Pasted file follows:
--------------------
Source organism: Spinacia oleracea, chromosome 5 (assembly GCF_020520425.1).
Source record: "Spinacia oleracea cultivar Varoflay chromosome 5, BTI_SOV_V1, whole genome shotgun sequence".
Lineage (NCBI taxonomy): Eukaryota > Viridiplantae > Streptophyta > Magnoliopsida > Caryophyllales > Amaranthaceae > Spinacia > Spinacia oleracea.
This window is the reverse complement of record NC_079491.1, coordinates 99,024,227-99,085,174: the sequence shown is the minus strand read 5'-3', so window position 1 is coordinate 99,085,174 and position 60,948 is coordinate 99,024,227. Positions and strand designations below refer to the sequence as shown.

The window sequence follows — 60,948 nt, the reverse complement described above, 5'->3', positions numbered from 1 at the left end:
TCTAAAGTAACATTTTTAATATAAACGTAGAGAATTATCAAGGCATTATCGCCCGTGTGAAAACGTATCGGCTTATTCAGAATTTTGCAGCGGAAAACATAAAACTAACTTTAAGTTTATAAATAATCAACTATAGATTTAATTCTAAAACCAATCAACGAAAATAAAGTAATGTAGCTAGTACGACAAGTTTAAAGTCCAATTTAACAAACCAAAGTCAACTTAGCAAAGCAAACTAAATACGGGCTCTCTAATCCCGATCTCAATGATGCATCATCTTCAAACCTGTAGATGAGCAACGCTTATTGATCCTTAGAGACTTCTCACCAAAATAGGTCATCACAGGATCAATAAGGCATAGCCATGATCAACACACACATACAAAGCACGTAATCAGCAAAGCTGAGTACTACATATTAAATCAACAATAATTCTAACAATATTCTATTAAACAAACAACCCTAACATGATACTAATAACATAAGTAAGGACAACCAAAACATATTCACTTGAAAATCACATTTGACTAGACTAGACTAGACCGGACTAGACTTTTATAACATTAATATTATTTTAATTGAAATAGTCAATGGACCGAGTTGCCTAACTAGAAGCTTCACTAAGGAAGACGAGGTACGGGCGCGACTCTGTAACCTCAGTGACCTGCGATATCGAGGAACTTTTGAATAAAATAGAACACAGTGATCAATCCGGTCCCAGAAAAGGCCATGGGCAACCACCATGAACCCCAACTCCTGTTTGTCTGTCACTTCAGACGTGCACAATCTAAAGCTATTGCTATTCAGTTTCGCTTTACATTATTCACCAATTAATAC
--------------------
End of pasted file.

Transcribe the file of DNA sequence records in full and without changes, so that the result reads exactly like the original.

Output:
Source organism: Spinacia oleracea, chromosome 5 (assembly GCF_020520425.1).
Source record: "Spinacia oleracea cultivar Varoflay chromosome 5, BTI_SOV_V1, whole genome shotgun sequence".
Lineage (NCBI taxonomy): Eukaryota > Viridiplantae > Streptophyta > Magnoliopsida > Caryophyllales > Amaranthaceae > Spinacia > Spinacia oleracea.
This window is the reverse complement of record NC_079491.1, coordinates 99,024,227-99,085,174: the sequence shown is the minus strand read 5'-3', so window position 1 is coordinate 99,085,174 and position 60,948 is coordinate 99,024,227. Positions and strand designations below refer to the sequence as shown.

The window sequence follows — 60,948 nt, the reverse complement described above, 5'->3', positions numbered from 1 at the left end:
TCTAAAGTAACATTTTTAATATAAACGTAGAGAATTATCAAGGCATTATCGCCCGTGTGAAAACGTATCGGCTTATTCAGAATTTTGCAGCGGAAAACATAAAACTAACTTTAAGTTTATAAATAATCAACTATAGATTTAATTCTAAAACCAATCAACGAAAATAAAGTAATGTAGCTAGTACGACAAGTTTAAAGTCCAATTTAACAAACCAAAGTCAACTTAGCAAAGCAAACTAAATACGGGCTCTCTAATCCCGATCTCAATGATGCATCATCTTCAAACCTGTAGATGAGCAACGCTTATTGATCCTTAGAGACTTCTCACCAAAATAGGTCATCACAGGATCAATAAGGCATAGCCATGATCAACACACACATACAAAGCACGTAATCAGCAAAGCTGAGTACTACATATTAAATCAACAATAATTCTAACAATATTCTATTAAACAAACAACCCTAACATGATACTAATAACATAAGTAAGGACAACCAAAACATATTCACTTGAAAATCACATTTGACTAGACTAGACTAGACCGGACTAGACTTTTATAACATTAATATTATTTTAATTGAAATAGTCAATGGACCGAGTTGCCTAACTAGAAGCTTCACTAAGGAAGACGAGGTACGGGCGCGACTCTGTAACCTCAGTGACCTGCGATATCGAGGAACTTTTGAATAAAATAGAACACAGTGATCAATCCGGTCCCAGAAAAGGCCATGGGCAACCACCATGAACCCCAACTCCTGTTTGTCTGTCACTTCAGACGTGCACAATCTAAAGCTATTGCTATTCAGTTTCGCTTTACATTATTCACCAATTAATAC